Travelling is of course a load of fun, but like anything else in life, it’s important to stay safe and healthy while you do it. No-one wants to go away and spend their precious time and money nursing a sore stomach or a broken leg. In this post, we consider the top ten tips for a healthy – and therefore better - trip away.
1. Vaccinations and medication: Depending on where you travel, how long you travel and what time of year you’re heading off, you may need medications or vaccinations. Vaccinations against diseases like typhoid, hepatitis, and rabies may be essential, while medications to fight diseases like malaria are massively important for travelling in some parts of the world. Book an appointment with a medical professional at least a month before you leave.
2. Medical kit: Take a medical kit with you on your trip. Stock it with simple but useful things such as pills, bandages, plasters, and anything else you think you might need. You should also include a generic first aid kit to make sure that you’re going to have all you need in the case of any minor ailments or small emergencies.
3. Personal medication: If you take any regular medication at home, or you occasionally need to access medication – such as an inhaler for asthma – make sure you take them along with you. You should also carry your prescription note or a medical note to make sure that you don’t have any problems while carrying them over a border. Occasionally, though rarely, border guards might seek clarification on what a drug is and what you use it for.
4. Tap water: Tap water unfortunately isn’t drinkable everywhere. And just because local people drink it doesn’t mean it’s necessarily safe for you. They may have built up tolerances which you don’t have. Consult official advice online to find out whether the tap water is drinkable; and if it's not, don’t risk it – stick to bottled water or boil water before you slurp it down.
5. Food: This is a big one when you travel. In some parts of the world, food hygiene has lower standards than you may be accustomed to. In places like Southeast Asia for example, street food is a huge part of life, with people eating and buying most of their meals on the street. While this food is often delicious and offers a great way to experience proper cultural immersion, it’s worth being a little bit wary. Try to eat food which is piping hot and avoid cold food that has been sitting in the heat or sun for hours on end. It’s also a good idea to avoid food with lots of flies hanging around, as they can carry dangerous bacteria. Don’t feel like you need to eat at the most sanitary of places all the time – that would be boring – but use a little common sense and check for heat, cleanliness, and freshness to make sure a tasty meal doesn’t become a sickly surprise.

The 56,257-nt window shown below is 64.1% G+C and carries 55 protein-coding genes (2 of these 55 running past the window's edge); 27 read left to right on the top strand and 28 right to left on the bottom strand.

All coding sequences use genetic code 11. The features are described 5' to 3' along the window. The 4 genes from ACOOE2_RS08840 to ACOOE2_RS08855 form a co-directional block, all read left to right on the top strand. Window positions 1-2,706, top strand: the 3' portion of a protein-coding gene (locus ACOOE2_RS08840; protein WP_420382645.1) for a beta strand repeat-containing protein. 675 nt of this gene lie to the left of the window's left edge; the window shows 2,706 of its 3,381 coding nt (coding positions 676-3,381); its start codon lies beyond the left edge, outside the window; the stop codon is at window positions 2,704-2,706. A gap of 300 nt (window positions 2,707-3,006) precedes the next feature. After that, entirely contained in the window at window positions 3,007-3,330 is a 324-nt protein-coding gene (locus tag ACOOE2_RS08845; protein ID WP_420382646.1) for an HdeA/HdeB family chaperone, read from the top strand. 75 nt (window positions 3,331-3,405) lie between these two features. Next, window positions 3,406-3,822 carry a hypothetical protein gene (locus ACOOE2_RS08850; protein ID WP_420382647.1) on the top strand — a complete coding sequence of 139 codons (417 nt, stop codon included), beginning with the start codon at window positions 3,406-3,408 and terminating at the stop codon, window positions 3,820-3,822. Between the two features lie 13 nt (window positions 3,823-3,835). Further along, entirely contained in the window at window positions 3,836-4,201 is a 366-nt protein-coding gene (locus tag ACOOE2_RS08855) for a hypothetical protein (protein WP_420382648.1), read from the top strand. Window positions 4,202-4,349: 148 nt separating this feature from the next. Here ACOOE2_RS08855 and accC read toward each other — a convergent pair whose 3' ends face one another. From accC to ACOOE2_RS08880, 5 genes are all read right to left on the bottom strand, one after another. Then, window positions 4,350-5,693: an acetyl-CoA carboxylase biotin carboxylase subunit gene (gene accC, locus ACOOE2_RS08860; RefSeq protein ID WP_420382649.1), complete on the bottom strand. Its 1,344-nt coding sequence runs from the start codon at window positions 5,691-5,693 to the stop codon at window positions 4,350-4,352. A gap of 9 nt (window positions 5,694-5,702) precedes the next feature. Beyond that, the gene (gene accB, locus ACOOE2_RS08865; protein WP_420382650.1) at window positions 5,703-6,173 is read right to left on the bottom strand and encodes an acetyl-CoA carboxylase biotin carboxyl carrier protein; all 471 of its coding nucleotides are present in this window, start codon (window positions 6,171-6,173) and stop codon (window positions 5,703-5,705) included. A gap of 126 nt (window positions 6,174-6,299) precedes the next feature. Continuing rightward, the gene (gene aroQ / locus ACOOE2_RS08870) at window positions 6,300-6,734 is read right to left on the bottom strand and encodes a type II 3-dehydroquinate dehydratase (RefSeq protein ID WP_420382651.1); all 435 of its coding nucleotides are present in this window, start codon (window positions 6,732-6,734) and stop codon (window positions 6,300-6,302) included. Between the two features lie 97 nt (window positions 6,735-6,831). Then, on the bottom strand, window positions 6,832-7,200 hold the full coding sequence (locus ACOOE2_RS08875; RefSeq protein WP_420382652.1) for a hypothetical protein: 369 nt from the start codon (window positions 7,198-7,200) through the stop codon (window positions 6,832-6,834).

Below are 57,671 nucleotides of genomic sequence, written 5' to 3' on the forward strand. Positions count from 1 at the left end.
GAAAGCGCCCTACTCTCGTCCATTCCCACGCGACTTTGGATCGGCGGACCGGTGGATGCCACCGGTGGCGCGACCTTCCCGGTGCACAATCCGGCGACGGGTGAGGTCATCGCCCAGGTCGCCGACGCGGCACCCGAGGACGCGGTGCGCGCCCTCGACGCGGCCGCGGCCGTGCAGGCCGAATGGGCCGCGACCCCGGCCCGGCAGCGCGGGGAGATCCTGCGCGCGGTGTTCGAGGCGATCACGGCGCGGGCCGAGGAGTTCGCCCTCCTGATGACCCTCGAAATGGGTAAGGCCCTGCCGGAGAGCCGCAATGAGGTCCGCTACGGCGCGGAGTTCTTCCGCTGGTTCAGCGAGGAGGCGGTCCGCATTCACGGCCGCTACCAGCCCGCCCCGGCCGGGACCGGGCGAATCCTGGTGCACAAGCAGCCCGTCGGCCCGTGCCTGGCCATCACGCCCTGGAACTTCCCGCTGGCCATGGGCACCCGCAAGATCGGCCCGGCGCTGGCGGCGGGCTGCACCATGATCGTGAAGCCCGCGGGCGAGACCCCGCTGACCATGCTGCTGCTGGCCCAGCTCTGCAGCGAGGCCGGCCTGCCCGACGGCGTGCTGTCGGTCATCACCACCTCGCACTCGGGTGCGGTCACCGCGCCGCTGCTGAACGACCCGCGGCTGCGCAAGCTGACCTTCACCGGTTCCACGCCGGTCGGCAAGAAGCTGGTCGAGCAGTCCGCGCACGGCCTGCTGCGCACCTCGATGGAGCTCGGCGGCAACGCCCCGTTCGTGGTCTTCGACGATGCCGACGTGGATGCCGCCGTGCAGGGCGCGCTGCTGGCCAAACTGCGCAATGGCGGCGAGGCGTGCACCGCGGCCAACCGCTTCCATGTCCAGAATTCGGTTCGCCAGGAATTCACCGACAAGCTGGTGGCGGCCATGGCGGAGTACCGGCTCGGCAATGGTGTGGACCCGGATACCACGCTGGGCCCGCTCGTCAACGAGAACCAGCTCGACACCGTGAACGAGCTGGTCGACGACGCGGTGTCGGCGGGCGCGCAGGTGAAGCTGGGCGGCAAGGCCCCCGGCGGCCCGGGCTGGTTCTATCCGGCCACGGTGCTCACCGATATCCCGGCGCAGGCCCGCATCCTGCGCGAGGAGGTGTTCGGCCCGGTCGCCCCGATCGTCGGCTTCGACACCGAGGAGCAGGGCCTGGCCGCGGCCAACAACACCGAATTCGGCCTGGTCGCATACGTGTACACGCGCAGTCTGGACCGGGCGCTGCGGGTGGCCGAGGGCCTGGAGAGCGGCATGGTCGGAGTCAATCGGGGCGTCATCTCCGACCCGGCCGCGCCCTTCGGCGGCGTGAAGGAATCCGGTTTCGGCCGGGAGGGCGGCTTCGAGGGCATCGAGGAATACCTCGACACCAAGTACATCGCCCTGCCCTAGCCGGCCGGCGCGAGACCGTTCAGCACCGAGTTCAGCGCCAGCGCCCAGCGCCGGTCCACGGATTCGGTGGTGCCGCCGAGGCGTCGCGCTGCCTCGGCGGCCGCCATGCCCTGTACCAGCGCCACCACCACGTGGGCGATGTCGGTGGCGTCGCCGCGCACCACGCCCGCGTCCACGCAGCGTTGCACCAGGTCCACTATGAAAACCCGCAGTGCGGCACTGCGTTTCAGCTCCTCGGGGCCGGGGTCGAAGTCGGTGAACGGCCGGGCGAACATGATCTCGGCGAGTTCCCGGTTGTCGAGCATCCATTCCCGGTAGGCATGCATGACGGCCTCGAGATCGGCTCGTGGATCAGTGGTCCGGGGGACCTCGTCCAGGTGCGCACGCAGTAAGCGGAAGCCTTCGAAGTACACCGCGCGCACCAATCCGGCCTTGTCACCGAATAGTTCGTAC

6. Wash your hands: This one, though it might seem obvious, can be easy to forget. Lots of places aren’t well-equipped for fans of hand hygiene, so you should carry a small bottle of alcohol-based antibacterial gel to keep your hands clean when there’s no soap at hand. When washing with soap, you should make sure that you do so properly and thoroughly, with plenty of hot water. There are a load of video guides online which can walk you through the process.
7. Stay hydrated: Health specialists recommend drinking two litres of water per day, and it should be even more when you travel. Sun and exercise will cause sweating, water loss and dehydration, while salty restaurant food is bound to make you thirsty. Make sure you’re drinking plenty of water, and carry around a large bottle so you always have access to some healthy hydration.
8. The sun: It’s one of the reasons that many of us travel, but it’s also a reason why we need to take care. The sun while you travel might be much stronger than you’re accustomed to, so make sure that you’re covering up your body, and that you’re wearing a hat and sunglasses. It’s also very important to wear sunscreen, and to regularly reapply it to make sure that you’re always at full strength. Lastly, you should avoid the peak sunlight times of 1pm-3pm, and try to stay indoors or in the shade when the sun is at its hottest and highest.
9. Packing: When planning your trip, think about the things you want to do and the type of weather you’ll be experiencing. Cold weather of course requires different clothing than hot weather, and certain activities require a certain wardrobe. If, for example, you’ll be hiking, you need to make sure that you have some good hiking boots or shoes with good grip and great support. Whatever you’re planning to do, make sure that your wardrobe is planning to help you.
10. Travel insurance: Hopefully you won’t need it, but you always need to have it. If you’re unlucky enough to find that something does go wrong, it’s essential that you don’t have to cover it yourself, with some medical emergencies costing in the millions. Good travel insurance means that you won’t be left with a massive, unaffordable bill if you do have to seek medical care. Make sure you read your policy carefully, and be certain that it covers at least the basics of medical cover, medical evacuation and emergency assistance.
So there we have it! Be safe, be healthy, and have a better break. Happy travels!